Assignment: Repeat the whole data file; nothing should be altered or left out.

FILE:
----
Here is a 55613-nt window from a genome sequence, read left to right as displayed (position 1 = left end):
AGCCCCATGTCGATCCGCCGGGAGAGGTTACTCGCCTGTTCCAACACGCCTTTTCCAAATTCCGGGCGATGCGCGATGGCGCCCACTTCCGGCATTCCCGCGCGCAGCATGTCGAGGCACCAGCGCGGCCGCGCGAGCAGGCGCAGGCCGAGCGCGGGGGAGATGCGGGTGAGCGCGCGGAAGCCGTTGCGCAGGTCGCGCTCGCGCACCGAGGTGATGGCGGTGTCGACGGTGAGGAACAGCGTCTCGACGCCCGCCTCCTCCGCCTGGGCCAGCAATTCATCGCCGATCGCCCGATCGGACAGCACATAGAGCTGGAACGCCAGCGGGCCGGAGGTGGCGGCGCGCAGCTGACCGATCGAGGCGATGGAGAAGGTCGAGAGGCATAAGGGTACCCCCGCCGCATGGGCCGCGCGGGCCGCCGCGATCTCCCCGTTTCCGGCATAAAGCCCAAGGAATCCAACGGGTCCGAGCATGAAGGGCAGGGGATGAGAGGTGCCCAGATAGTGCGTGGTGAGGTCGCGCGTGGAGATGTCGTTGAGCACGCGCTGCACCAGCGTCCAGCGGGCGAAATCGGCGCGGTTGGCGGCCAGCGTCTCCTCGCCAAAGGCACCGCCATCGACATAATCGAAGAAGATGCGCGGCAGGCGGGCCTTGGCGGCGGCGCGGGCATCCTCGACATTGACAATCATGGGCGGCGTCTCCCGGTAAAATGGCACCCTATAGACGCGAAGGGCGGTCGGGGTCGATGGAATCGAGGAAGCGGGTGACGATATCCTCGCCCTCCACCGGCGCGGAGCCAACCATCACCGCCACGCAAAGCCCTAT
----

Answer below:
Here is a 55613-nt window from a genome sequence, read left to right as displayed (position 1 = left end):
AGCCCCATGTCGATCCGCCGGGAGAGGTTACTCGCCTGTTCCAACACGCCTTTTCCAAATTCCGGGCGATGCGCGATGGCGCCCACTTCCGGCATTCCCGCGCGCAGCATGTCGAGGCACCAGCGCGGCCGCGCGAGCAGGCGCAGGCCGAGCGCGGGGGAGATGCGGGTGAGCGCGCGGAAGCCGTTGCGCAGGTCGCGCTCGCGCACCGAGGTGATGGCGGTGTCGACGGTGAGGAACAGCGTCTCGACGCCCGCCTCCTCCGCCTGGGCCAGCAATTCATCGCCGATCGCCCGATCGGACAGCACATAGAGCTGGAACGCCAGCGGGCCGGAGGTGGCGGCGCGCAGCTGACCGATCGAGGCGATGGAGAAGGTCGAGAGGCATAAGGGTACCCCCGCCGCATGGGCCGCGCGGGCCGCCGCGATCTCCCCGTTTCCGGCATAAAGCCCAAGGAATCCAACGGGTCCGAGCATGAAGGGCAGGGGATGAGAGGTGCCCAGATAGTGCGTGGTGAGGTCGCGCGTGGAGATGTCGTTGAGCACGCGCTGCACCAGCGTCCAGCGGGCGAAATCGGCGCGGTTGGCGGCCAGCGTCTCCTCGCCAAAGGCACCGCCATCGACATAATCGAAGAAGATGCGCGGCAGGCGGGCCTTGGCGGCGGCGCGGGCATCCTCGACATTGACAATCATGGGCGGCGTCTCCCGGTAAAATGGCACCCTATAGACGCGAAGGGCGGTCGGGGTCGATGGAATCGAGGAAGCGGGTGACGATATCCTCGCCCTCCACCGGCGCGGAGCCAACCATCACCGCCACGCAAAGCCCTAT